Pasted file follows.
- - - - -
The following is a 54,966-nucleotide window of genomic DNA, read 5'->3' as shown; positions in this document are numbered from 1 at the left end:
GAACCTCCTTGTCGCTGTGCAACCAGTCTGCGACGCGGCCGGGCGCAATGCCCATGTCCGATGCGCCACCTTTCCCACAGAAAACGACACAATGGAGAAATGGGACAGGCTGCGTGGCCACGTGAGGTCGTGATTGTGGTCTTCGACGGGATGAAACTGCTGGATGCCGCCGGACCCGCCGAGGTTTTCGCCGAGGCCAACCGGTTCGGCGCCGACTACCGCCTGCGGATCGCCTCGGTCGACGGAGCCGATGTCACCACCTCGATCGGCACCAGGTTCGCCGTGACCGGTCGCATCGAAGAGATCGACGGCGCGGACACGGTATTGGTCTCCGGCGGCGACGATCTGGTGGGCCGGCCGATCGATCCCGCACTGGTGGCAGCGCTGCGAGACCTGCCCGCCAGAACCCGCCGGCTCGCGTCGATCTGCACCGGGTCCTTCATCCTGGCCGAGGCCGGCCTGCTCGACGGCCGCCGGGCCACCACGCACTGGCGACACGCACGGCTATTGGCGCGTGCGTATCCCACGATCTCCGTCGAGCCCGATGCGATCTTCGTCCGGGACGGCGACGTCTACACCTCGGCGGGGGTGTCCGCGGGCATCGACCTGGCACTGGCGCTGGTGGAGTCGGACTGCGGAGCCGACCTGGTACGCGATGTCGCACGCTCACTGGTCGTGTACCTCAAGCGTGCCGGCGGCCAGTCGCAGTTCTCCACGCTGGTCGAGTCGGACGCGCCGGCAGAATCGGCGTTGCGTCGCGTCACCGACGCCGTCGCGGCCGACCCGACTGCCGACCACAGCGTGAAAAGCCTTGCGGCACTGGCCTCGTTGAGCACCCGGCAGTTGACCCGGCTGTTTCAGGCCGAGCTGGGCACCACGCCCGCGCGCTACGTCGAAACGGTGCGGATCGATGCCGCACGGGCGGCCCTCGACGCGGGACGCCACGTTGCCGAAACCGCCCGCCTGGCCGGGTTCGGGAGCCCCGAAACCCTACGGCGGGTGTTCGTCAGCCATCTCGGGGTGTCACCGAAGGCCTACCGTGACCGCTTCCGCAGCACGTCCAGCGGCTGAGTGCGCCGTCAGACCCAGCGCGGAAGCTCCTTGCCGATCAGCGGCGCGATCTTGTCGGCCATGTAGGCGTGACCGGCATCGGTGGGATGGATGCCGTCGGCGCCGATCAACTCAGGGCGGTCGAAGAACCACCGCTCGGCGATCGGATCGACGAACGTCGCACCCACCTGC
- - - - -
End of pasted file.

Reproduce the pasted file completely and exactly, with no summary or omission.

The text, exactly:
The following is a 54,966-nucleotide window of genomic DNA, read 5'->3' as shown; positions in this document are numbered from 1 at the left end:
GAACCTCCTTGTCGCTGTGCAACCAGTCTGCGACGCGGCCGGGCGCAATGCCCATGTCCGATGCGCCACCTTTCCCACAGAAAACGACACAATGGAGAAATGGGACAGGCTGCGTGGCCACGTGAGGTCGTGATTGTGGTCTTCGACGGGATGAAACTGCTGGATGCCGCCGGACCCGCCGAGGTTTTCGCCGAGGCCAACCGGTTCGGCGCCGACTACCGCCTGCGGATCGCCTCGGTCGACGGAGCCGATGTCACCACCTCGATCGGCACCAGGTTCGCCGTGACCGGTCGCATCGAAGAGATCGACGGCGCGGACACGGTATTGGTCTCCGGCGGCGACGATCTGGTGGGCCGGCCGATCGATCCCGCACTGGTGGCAGCGCTGCGAGACCTGCCCGCCAGAACCCGCCGGCTCGCGTCGATCTGCACCGGGTCCTTCATCCTGGCCGAGGCCGGCCTGCTCGACGGCCGCCGGGCCACCACGCACTGGCGACACGCACGGCTATTGGCGCGTGCGTATCCCACGATCTCCGTCGAGCCCGATGCGATCTTCGTCCGGGACGGCGACGTCTACACCTCGGCGGGGGTGTCCGCGGGCATCGACCTGGCACTGGCGCTGGTGGAGTCGGACTGCGGAGCCGACCTGGTACGCGATGTCGCACGCTCACTGGTCGTGTACCTCAAGCGTGCCGGCGGCCAGTCGCAGTTCTCCACGCTGGTCGAGTCGGACGCGCCGGCAGAATCGGCGTTGCGTCGCGTCACCGACGCCGTCGCGGCCGACCCGACTGCCGACCACAGCGTGAAAAGCCTTGCGGCACTGGCCTCGTTGAGCACCCGGCAGTTGACCCGGCTGTTTCAGGCCGAGCTGGGCACCACGCCCGCGCGCTACGTCGAAACGGTGCGGATCGATGCCGCACGGGCGGCCCTCGACGCGGGACGCCACGTTGCCGAAACCGCCCGCCTGGCCGGGTTCGGGAGCCCCGAAACCCTACGGCGGGTGTTCGTCAGCCATCTCGGGGTGTCACCGAAGGCCTACCGTGACCGCTTCCGCAGCACGTCCAGCGGCTGAGTGCGCCGTCAGACCCAGCGCGGAAGCTCCTTGCCGATCAGCGGCGCGATCTTGTCGGCCATGTAGGCGTGACCGGCATCGGTGGGATGGATGCCGTCGGCGCCGATCAACTCAGGGCGGTCGAAGAACCACCGCTCGGCGATCGGATCGACGAACGTCGCACCCACCTGC